William responded, “The key for success is if the preacher is really from the cowboy culture. You can’t fake that in Texas. There is one Cowboy Church pastor and he is missing two fingers. He lost those riding in the rodeo. That is a signal that he is part of your culture.”

William’s response reminded me of what I had heard about his firm from my client, Vineyard of Cincinnati, that had used him with their pastoral search.

The key is authentic cultural relevance. The cowboy pastor with two missing figures was a sign to his cowboy culture that he was committed and authentic.

As a man who leads probably the largest pastoral placement firm in America, I’ve heard from my clients that he stresses the importance of matching a pastor to the authentic culture of the organization. “So do you have a place on your questionnaire that asks, ‘How many fingers do you have’?” May be we should he replied.

HIRING & Why A Church Cannot Hire Itself Out of Trouble. But, there is the alternative!

by Bob Whitesel, 6/22/15.

A student posited this very keen observation, “I would like to think that churches cultivate their own pastors.  But in looking at the people I know from other churches and from my own church, this is not happening.”

Hiring your church out of trouble.

My personal thinking is that this is a customary strategy churches follow because of what I call “the professional fallacy of leadership.” By this I mean most churches try to hire a professional to get us out of trouble, or in other words: “hire the church out of trouble.”  This is a strategy whereby a church, rather than getting more of the congregation involved, tries to hire a more effective leader than they had previously. Subsequently, the lay and organizational problems of the church never get resolved and everyone looks to the new pastor to be the rescuer of the church.

Why it fails (three reasons).

The “hire the church out of trouble” strategy fails because of several factors:

1) Pastor is viewed as the savior of the organization.  This strategy puts undue expectations upon the pastor, and if the pastor doesn’t address the church’s internal organizational and laity problems, the pastor gets blamed.  This may be the reason there is so much pastoral turnover. They, instead of Christ, are seen as the savior of the church and if they don’t save it from a slow death, their leadership is blamed.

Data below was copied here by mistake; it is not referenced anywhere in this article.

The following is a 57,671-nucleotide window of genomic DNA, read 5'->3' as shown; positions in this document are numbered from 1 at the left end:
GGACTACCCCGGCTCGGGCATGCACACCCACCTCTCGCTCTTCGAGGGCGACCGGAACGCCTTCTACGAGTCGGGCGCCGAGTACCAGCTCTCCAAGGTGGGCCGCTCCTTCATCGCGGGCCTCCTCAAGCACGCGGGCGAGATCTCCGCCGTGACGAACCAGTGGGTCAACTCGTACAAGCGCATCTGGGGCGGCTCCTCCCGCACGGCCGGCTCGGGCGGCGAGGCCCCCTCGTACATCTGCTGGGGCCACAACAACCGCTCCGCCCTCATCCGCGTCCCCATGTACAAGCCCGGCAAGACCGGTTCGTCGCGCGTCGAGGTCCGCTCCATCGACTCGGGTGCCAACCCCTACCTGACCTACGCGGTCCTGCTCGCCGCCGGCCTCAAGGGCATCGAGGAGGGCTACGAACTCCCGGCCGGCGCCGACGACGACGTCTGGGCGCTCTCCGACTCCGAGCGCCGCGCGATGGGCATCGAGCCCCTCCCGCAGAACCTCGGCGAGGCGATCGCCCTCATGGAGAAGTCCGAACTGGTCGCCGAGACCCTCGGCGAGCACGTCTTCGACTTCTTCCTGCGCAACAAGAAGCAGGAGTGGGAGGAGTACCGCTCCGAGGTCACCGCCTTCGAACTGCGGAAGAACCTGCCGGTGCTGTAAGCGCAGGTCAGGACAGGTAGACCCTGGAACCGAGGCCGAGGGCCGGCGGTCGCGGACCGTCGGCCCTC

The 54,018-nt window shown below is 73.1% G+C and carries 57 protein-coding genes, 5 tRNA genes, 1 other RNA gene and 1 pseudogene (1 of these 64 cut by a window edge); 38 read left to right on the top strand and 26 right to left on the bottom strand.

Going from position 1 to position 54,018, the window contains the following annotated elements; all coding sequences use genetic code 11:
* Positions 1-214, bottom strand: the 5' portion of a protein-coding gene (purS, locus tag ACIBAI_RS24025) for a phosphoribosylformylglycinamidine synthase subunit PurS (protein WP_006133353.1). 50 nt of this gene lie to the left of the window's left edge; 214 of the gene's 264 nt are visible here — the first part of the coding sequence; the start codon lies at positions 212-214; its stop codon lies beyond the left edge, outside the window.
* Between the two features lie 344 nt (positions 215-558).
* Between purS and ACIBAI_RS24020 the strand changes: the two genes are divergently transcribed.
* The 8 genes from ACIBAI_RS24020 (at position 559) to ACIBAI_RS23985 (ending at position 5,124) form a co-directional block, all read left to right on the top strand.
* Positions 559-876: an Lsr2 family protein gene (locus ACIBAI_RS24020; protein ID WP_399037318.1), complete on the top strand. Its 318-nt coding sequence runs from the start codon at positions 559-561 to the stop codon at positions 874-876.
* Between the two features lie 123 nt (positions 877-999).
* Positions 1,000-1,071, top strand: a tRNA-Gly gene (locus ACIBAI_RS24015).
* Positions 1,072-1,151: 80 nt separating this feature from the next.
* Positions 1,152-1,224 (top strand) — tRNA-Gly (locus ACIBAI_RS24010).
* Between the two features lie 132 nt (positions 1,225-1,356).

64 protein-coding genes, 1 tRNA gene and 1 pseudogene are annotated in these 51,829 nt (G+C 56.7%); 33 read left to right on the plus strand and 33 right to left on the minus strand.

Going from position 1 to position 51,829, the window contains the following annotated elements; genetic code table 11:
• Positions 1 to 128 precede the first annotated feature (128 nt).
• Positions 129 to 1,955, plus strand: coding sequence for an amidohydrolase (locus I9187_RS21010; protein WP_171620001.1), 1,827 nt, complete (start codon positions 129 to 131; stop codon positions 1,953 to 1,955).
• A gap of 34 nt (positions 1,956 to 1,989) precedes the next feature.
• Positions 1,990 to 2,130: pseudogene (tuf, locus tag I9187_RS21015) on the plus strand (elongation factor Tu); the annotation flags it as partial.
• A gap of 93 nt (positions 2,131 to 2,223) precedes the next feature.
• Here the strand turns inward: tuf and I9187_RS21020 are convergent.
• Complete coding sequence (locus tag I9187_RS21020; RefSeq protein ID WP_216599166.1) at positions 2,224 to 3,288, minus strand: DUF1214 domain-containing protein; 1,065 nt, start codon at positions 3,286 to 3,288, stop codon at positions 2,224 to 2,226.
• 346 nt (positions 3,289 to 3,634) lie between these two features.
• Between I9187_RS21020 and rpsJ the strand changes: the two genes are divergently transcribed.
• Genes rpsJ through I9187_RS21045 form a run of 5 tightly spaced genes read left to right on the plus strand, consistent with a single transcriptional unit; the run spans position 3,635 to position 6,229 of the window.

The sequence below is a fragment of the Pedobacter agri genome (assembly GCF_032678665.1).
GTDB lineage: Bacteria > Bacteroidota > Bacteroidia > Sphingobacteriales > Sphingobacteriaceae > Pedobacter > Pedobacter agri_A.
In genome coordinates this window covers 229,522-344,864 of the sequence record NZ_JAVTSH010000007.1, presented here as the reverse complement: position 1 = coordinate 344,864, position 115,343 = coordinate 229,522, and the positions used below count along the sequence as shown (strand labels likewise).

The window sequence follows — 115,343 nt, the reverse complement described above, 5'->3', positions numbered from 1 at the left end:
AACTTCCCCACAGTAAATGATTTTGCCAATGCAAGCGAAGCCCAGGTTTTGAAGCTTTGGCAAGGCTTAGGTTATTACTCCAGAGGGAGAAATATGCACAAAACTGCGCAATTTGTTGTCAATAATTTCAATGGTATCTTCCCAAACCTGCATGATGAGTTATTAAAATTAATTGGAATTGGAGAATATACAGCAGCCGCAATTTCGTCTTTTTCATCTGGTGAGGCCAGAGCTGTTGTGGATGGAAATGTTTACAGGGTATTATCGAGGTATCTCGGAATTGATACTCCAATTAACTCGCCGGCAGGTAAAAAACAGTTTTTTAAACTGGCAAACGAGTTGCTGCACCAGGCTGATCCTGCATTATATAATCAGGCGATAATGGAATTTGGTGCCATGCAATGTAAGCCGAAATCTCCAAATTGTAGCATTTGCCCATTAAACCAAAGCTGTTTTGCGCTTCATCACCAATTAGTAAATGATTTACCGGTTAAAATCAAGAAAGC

2) Communication and decision-making bottlenecks.  This strategy also perpetuates the “sole proprietorship” of organizational behavior where the church is run like a “mom and pop store.”  Because all major decisions have to go through the pastor, progress stalls because of information/permission bottlenecks. Again, because the church hired the pastor to get them out of trouble, they blame the pastor if their organizational behavior doesn’t change.

3) Good turnaround leaders will be poached by bigger churches.  But, a key weakness in this approach is that once you find a pastor that “fits” your church’s personality and potential, then that pastor will be the hiring target of larger churches and/or the judicatory overseers (district superintendent, presbytery, etc.).  This perpetuates an ecclesial system of continual pastoral transition, which hurts smaller churches because their competent pastors are constantly being hired away.  Unless the pastor fights to stay, then smaller churches will always experience ongoing pastoral transitions and remain weak.

The solution?

1)  Create a robust leadership apprenticeship program in your church.  Make leadership development a hallmark of your church.  For instance, make every volunteer, board member and small group leader have an “assistant” they are apprenticing.  Have them give to their supervisor the name and the supervisor should ensure every leader is apprenticing someone.

2)  Allow grassroots teams to make decisions and learn from their failures.  Because many church leaders are trained professionals, we like to teach people how to avoid failure. But this prevents emerging leaders from learning from their mistakes.  Accept and encourage mistakes, but keep them focused on progress.

3)  Develop home-grown leaders. They know your organization well, are less likely to leave and have a team they have developed over time.  Look for leaders who have been raised up from within your organization. For instance, a youth pastor can grow into a young adult pastor.  Then a young adult pastor can grow into a young married pastor.  Eventually that young married pastor can become the pastor of middle age adults and eventually the senior adults.  I have seen it done many times, and the history and proficiency it creates is amazing.

SUCCESSION & How Pastors Are Passing the Leadership Baton #WarrenBurd

Succession plans can destroy a church. Or help it thrive for years to come. What are the keys to success?

By Warren Bird, 11/18/2014, Christianity Today

…Four Models